Congress, Lobbying, NASA

Brief pre-Augustine notes

  • An op-ed in the Washington Examiner by three Republican House freshman, including Pete Olson of Texas and Bill Posey of Florida, stresses the importance of properly funding NASA and increasing its budget even though it might seem at odds with their philosophy of limited government. “We do not take spending $3 billion lightly, but it is our strong belief that the failure to do so will be even more costly in the long run,” they write. (Part of their argument is that NASA’s share of the federal budget has dropped by 20% since 2007, although that is primarily because of increased spending elsewhere instead of a absolute decline in NASA spending.)
  • Mixed messages? NASA administrator Charles Bolden told an audience in Huntsville Wednesday that the future of the Ares program is “not tentative at all”, which would appear to be a sign of support for the current program. However, reports that Bolden has directed NASA Marshall to study heavy-lift alternatives to the Ares 5, including shuttle-derived sidemount concepts and the Jupiter vehicle from the DIRECT concept. The same report also claims that work on the Altair lunar lander has been “defunded”, although that work was in its very earliest stages.
  • Bolden did say he was happy with the Augustine report: “If you don’t say anything, then you have to live with what you get. I didn’t say anything, and I’m happy with what I’ve got.” Bolden also said he would meet with President Obama “before the end of the year” to present NASA’s take on the report and its suggestions. (Presumably it will be sooner than the end of the year in order to fit into the FY11 budget proposal process.)
  • Apollo 11 astronaut Buzz Aldrin endorses the “flexible path” option in the Augustine committee report in an essay published by The Huffington Post, complete with a call for action at the end: “America, will you urge the president to pick a bold new mission for our nation in space?… In Twitter-friendly style, ask him this simple but profound question: Mr. President, will you lead us to greatness in space?”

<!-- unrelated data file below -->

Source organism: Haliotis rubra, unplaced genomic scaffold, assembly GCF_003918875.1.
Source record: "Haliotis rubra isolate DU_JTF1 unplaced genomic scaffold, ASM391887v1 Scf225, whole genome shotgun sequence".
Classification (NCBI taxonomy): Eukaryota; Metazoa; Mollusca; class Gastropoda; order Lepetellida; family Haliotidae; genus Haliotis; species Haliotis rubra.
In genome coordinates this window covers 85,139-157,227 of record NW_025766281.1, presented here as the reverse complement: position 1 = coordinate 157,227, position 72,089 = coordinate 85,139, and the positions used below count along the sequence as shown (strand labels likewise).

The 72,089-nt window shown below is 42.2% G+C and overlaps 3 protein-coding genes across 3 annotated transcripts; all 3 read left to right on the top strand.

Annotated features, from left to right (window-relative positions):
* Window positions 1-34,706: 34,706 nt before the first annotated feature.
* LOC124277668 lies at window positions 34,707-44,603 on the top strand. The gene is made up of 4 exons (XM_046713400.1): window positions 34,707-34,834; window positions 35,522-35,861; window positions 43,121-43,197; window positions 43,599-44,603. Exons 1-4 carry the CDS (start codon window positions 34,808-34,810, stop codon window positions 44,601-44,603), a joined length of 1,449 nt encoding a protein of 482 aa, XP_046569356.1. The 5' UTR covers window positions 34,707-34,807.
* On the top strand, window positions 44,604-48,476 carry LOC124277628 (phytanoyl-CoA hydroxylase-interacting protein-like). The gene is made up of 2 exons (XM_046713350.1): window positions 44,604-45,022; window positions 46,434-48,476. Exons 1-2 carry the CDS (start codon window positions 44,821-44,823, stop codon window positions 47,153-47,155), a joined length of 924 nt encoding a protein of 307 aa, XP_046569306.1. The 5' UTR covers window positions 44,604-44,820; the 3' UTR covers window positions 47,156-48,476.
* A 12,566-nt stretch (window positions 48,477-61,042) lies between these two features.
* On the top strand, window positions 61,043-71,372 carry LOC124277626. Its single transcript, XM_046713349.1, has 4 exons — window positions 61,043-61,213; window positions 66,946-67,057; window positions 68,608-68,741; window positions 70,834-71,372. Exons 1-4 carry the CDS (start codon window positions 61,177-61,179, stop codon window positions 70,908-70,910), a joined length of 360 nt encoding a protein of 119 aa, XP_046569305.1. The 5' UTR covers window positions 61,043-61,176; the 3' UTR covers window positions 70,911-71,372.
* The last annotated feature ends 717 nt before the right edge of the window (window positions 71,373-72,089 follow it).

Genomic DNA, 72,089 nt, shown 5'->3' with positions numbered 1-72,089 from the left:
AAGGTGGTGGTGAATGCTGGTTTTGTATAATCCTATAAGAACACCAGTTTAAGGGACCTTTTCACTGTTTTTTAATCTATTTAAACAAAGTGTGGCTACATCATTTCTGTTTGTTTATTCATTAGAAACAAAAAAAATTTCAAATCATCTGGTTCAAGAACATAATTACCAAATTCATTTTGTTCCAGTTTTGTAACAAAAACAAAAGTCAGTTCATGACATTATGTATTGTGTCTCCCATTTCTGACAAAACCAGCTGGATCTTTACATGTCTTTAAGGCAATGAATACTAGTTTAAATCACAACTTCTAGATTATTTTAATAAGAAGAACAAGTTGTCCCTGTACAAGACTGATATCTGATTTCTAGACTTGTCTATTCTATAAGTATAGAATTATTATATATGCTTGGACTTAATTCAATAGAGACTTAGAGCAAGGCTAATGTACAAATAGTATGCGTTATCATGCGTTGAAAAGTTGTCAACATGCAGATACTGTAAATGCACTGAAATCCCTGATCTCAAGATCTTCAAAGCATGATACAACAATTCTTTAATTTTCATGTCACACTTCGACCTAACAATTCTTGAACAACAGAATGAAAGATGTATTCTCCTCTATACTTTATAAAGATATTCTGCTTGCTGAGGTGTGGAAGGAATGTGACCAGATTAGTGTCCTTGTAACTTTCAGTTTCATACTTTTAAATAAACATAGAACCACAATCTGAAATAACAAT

7 comments to Brief pre-Augustine notes

  • If a program is dead, there’s nothing “tentative” about it…

  • No matter where we stand on this issue, we appreciate the coverage, because we are standing at an important crossroad along the path into our future.

    Thanks for the great coverage!


  • SpaceMan

    Rand nails it.

  • common sense

    Dr. Aldrin if you read this: You are making the right choice! And I am really glad you actually support this more realistic option. We need voice like yours in this business! Thanks.

    As of Charles Bolden. Talk about being between a rock and a hard place! He must be careful not to upset too many people within NASA’s ranks AND inside the WH and yet he will have to carry forward the final decision. Of course we’re all proud of the rocket, as a symbol. And it looks like he is taking the right approach about Ares I-X but I fear “too little too late”. Yes it is a test and yes we must make the most of it. It would have been nice a real LAS was on top and we would fire it. That would have been extremly high added value. Oh well. You do what you can with what you have.